I’ve never come across Abbie Emmons before (does that make me a bad book blogger?) and I normally read contemporary YA with a touch of cynicism (where are the swords? Where is the magic? Where are the battles?) … but I will admit, 100 Days of Sunlight was CUTE. On the downside, it also pushed the most painful male/female stereotypes.
Title: 100 Days of Sunlight
Author: Abbie Emmons
Publication Date: 7th August 2019
Tessa is a poet, a writer, a blogger and … blind. After a car accident, she is left with a temporary condition that means she is living in darkness, potentially for the next 100 days. When she sinks into despair, her grandparents try to post an ad in a local newspaper for a girl to help Tessa to write and work on her blog. Instead, Weston appears – he is cocky, a little obnoxious, loud and has two prosthetic legs. He convinces Tessa’s grandparents to keep his disability a secret from Tessa and, knowing that he will understand the pain she is experiencing even better than she does, he makes it his mission to ‘save’ her and support her recovery, helping her to take joy in a (temporary) life without sight.
- Try and tell me that cover isn’t beautiful. Go on, I dare you.
- A lot of the conversations between Tessa and Weston felt natural, sweet and adorable – enough that I even got butterflies in my cold dead heart as the story reached its climax.
- The story itself is quick, cute and speeds along – I read this a lot faster than I would normally do and it was largely a pleasure to read.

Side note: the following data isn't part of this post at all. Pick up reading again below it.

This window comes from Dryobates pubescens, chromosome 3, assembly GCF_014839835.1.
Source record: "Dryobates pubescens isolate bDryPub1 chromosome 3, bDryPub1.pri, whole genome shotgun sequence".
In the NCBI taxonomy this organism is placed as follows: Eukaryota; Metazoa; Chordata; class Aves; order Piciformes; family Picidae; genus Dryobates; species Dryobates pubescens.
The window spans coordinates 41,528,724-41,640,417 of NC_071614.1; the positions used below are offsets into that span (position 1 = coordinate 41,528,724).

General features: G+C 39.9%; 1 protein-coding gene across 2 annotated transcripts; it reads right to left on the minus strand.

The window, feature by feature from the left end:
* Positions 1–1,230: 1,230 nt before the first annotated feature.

- There’s a playlist for this book! Is this a thing now? I haven’t read Priory of the Orange Tree yet (I know, hurt me) but have really enjoyed Samantha Shannon’s playlist for the book. Just like 100 Days of Sunlight, Emmons’ playlist is cute, sunny and upbeat. If you want to listen to it (and it’s delightfully harmless), click here: https://open.spotify.com/playlist/397l2IJNOpZOxVhacR1h2y?si=Ca0td0v9Ruy7RHVWl892yw
The Not So Good:
- At the start of the novel Tessa talks about how the accident was her fault – yet there’s no mention of this later on, besides suggesting that she should have said no to her Grandma taking her out, or taken longer getting ready, so they weren’t in the wrong place at the wrong time. I’m going to assume this was part of her depression, rather than something that was missed out.
- All of the focus is on Tessa, her temporary blindness and her ‘PTSD’ – as an adult, her Grandma is apparently completely capable of getting through a traumatic incident without any side-effects.
- The over-use of the word ‘pansyass’ – does this mean anything different to anyone else? Because to me this ‘friendly insult’ is basically calling someone a pussy/gay. And if you wouldn’t use either of those words, then don’t use ‘pansyass’ either. Even amongst best friends, which is how this word is used, it’s still not appropriate (I might even go as far as homophobic!) as a form of ‘manly banter’. The first few times I overlooked it, as I was convinced someone would call Weston out for this – no such luck.
- That leads me into my big issue – the male/female stereotypes. Tessa is firey on the inside, but blond-haired, blue-eyed and delicate on the outside. She’s homeschooled and likes to write. Weston punches people for fun and doesn’t like to cry. Here are a couple of quotes:
“I could understand her hesitation – she was a girl, and girls are more shaken and squeamish about stuff like this.”
“Stupid emotions, always coming at the wrong moment. I clenched my jaw, fighting to control myself.”
I read a lot of fantasy, which means that I often let some stereotypes pass as I’m too busy enjoying the story, but I really don’t feel that Weston was ever actually challenged about what really comes across as toxic masculinity (a phrase I would never normally use …). There was no change in his personality before/after his accident and he is never called out on this.
I finished reading with a happy glow, as the story was sweet and cute … but the more I think about it the more this really can’t get above 3 stars for me.
I received an ARC of this book from NetGalley in exchange for an honest review.